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TSQ: How concerned are you about sun exposure while driving?

MISSISSAUGA, Ont. – The various health concerns affecting truck drivers have prompted industry groups to take notice of late, in some cases – like that of the current sleep apnea epidemic – even dedicating entire conferences...


MISSISSAUGA, Ont. – The various health concerns affecting truck drivers have prompted industry groups to take notice of late, in some cases – like that of the current sleep apnea epidemic – even dedicating entire conferences to both educate the masses and look for solutions.

Next on trucking’s “least wanted” list appears to be skin cancer, following a move by the US Federal Motor Carrier Safety Administration to allow clear window films to protect drivers from sun exposure. In the past, both trucking companies and police enforcement had been leery about obstructing drivers’ views with window coverings, but some high profile cases have forced these groups to rethink their stance (see our story, starting on the cover, and while you’re at it, Google “trucker face sun exposure” for some jaw-dropping images).

While you can’t get a sunburn through a closed window, the risk of skin damage from UVA rays is ever-present for long-haul truckers. We stopped by the Husky Truck Stop in Mississauga, Ont. to find out how concerned drivers are about the risks of sun exposure.


Ed Franz, an owner/operator with Laidlaw Carriers in Guelph, Ont., says that while he’s thought about sun exposure, he’s more or less adopted a “What can you do?” attitude.

While Franz always wears a hat when driving, he shies away from using sunscreen. “Lying in the sun I might, although it’s probably just as bad if not worse through the glass,” he admits.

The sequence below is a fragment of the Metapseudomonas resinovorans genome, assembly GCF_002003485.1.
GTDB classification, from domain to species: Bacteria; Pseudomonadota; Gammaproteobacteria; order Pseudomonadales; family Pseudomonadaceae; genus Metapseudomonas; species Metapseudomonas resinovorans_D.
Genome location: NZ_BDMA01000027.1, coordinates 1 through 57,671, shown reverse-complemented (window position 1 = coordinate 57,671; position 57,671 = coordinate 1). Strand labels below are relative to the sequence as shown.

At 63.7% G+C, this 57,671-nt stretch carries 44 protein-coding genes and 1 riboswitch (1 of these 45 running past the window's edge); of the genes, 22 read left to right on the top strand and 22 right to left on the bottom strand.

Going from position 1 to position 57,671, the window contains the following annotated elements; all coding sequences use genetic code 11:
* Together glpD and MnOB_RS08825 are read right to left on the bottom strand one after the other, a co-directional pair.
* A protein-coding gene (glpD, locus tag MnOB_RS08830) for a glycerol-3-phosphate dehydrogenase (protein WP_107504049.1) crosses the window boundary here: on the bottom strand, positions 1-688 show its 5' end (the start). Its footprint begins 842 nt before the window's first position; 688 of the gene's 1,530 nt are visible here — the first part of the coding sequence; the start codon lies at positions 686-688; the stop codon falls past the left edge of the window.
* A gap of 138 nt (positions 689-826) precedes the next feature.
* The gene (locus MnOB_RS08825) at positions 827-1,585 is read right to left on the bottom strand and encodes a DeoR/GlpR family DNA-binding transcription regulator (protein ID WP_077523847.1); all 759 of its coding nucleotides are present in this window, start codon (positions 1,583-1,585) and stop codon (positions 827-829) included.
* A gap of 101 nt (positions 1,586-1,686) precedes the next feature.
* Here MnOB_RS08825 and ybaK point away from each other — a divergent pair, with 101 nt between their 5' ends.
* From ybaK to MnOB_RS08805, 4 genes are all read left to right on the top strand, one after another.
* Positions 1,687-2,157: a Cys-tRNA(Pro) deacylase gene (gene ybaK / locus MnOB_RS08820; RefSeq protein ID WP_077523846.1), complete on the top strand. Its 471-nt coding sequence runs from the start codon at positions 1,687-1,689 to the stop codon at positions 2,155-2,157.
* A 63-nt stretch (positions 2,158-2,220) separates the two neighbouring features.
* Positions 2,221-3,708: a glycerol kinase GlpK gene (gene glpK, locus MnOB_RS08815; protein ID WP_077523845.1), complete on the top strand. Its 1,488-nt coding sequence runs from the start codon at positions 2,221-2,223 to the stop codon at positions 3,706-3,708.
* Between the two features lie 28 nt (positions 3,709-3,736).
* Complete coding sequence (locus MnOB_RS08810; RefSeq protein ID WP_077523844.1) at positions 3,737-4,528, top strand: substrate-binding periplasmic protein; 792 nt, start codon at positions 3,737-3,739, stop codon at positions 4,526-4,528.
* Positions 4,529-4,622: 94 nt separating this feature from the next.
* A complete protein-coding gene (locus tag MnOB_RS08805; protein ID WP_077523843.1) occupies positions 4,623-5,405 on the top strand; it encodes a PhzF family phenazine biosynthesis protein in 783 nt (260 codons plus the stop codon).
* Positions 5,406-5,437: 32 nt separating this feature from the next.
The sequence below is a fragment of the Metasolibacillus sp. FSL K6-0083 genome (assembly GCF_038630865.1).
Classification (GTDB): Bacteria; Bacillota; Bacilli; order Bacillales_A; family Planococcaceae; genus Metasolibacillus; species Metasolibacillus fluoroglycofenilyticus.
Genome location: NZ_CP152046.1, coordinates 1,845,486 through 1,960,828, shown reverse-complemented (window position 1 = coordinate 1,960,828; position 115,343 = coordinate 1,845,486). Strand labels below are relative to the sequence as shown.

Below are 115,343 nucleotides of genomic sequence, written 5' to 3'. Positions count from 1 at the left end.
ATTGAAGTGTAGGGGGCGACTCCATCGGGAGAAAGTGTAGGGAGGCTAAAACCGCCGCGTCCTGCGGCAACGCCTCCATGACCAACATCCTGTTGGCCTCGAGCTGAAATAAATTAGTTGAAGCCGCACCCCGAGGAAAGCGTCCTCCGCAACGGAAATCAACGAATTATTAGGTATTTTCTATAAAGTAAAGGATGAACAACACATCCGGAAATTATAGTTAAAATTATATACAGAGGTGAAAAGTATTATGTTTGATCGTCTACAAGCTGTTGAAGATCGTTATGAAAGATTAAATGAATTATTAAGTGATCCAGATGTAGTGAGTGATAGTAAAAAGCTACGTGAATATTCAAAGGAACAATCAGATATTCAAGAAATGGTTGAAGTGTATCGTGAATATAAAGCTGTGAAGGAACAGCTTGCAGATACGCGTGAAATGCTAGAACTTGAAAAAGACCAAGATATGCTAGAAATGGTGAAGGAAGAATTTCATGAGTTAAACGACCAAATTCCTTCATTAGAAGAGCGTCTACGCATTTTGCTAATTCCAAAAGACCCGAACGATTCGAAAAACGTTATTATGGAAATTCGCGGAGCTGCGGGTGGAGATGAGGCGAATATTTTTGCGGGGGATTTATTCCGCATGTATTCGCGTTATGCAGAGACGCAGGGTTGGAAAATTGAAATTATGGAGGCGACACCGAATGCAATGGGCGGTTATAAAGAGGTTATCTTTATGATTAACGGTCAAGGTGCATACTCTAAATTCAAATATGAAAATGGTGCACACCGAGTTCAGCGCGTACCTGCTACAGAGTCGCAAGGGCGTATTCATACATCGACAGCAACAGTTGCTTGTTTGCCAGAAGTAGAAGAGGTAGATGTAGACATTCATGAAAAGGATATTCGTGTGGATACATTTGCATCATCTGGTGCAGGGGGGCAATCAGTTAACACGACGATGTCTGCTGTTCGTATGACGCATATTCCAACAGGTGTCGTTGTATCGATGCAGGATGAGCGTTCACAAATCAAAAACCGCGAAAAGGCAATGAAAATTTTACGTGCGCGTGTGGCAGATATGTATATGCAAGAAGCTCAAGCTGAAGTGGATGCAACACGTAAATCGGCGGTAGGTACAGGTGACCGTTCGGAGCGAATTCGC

After hearing a backgrounder on the risks of sun exposure for truck drivers, Winnipeg-based owner/operator Guy Lefrance said it would be something he’d think about now, adding that if clear window films became widely available, he would look into getting one.

“I would look into it (to see) if it was good – there are things that come up that are useless,” he added.


Chad Grenier, a driver with Abram’s Towing in Toronto, says that, sadly enough, truckers’ love of clean, clear windows might be enough to deter them from using a window film – despite the risk of skin damage without one.

“In all honestly, I hate to say it, a lot of the drivers would have problems driving their trucks without a nice clean window to look out of. You start putting tint or anything in front of it, you can only imagine what’s going to happen,” he told Truck News.


Ed Bosak, a self-described “spare driver” for a few companies in Quebec, spends the majority of his trucking time driving a Montreal-Florida route at night during the winter months, thus avoiding the sun’s harshest rays. That said, Bosak is a chronic hat-wearer, having had two surgeries on his head for cancer, and was reminded yet again of the sun’s potential danger after seeing the recent photos released of a trucker with a face shockingly aged on one side.

“It piqued my interest, but I don’t drive enough to be concerned at this point,” he said. “At this point in my life I figure whatever happens, happens. So far my face is equal on both sides, I’m happy.”


Ian Coomber, a driver with Top Cut Industries in Minton, Sask., says that he would be all for industry-approved sun protection in his truck.

“If we can do something to protect ourselves from the sun, sure. It’s a lot easier than putting on sunscreen everyday, just sitting around your truck. If they can put up a screen or some kind of UV film on the windshield that would be great,” he said.


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